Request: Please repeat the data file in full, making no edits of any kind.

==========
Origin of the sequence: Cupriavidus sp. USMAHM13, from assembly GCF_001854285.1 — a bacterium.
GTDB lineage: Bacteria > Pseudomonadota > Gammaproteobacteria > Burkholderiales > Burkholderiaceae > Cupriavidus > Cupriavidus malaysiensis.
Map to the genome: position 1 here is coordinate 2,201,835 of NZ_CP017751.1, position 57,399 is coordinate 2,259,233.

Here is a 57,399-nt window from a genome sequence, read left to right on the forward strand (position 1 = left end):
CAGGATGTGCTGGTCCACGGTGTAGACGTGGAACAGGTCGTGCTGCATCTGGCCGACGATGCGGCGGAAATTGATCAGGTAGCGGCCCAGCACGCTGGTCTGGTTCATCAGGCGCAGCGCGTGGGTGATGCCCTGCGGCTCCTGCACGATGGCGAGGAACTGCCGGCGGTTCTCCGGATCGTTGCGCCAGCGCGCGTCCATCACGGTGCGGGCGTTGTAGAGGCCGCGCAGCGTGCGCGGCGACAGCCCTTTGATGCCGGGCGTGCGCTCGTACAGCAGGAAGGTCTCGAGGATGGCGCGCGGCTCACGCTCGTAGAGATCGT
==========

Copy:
Origin of the sequence: Cupriavidus sp. USMAHM13, from assembly GCF_001854285.1 — a bacterium.
GTDB lineage: Bacteria > Pseudomonadota > Gammaproteobacteria > Burkholderiales > Burkholderiaceae > Cupriavidus > Cupriavidus malaysiensis.
Map to the genome: position 1 here is coordinate 2,201,835 of NZ_CP017751.1, position 57,399 is coordinate 2,259,233.

Here is a 57,399-nt window from a genome sequence, read left to right on the forward strand (position 1 = left end):
CAGGATGTGCTGGTCCACGGTGTAGACGTGGAACAGGTCGTGCTGCATCTGGCCGACGATGCGGCGGAAATTGATCAGGTAGCGGCCCAGCACGCTGGTCTGGTTCATCAGGCGCAGCGCGTGGGTGATGCCCTGCGGCTCCTGCACGATGGCGAGGAACTGCCGGCGGTTCTCCGGATCGTTGCGCCAGCGCGCGTCCATCACGGTGCGGGCGTTGTAGAGGCCGCGCAGCGTGCGCGGCGACAGCCCTTTGATGCCGGGCGTGCGCTCGTACAGCAGGAAGGTCTCGAGGATGGCGCGCGGCTCACGCTCGTAGAGATCGT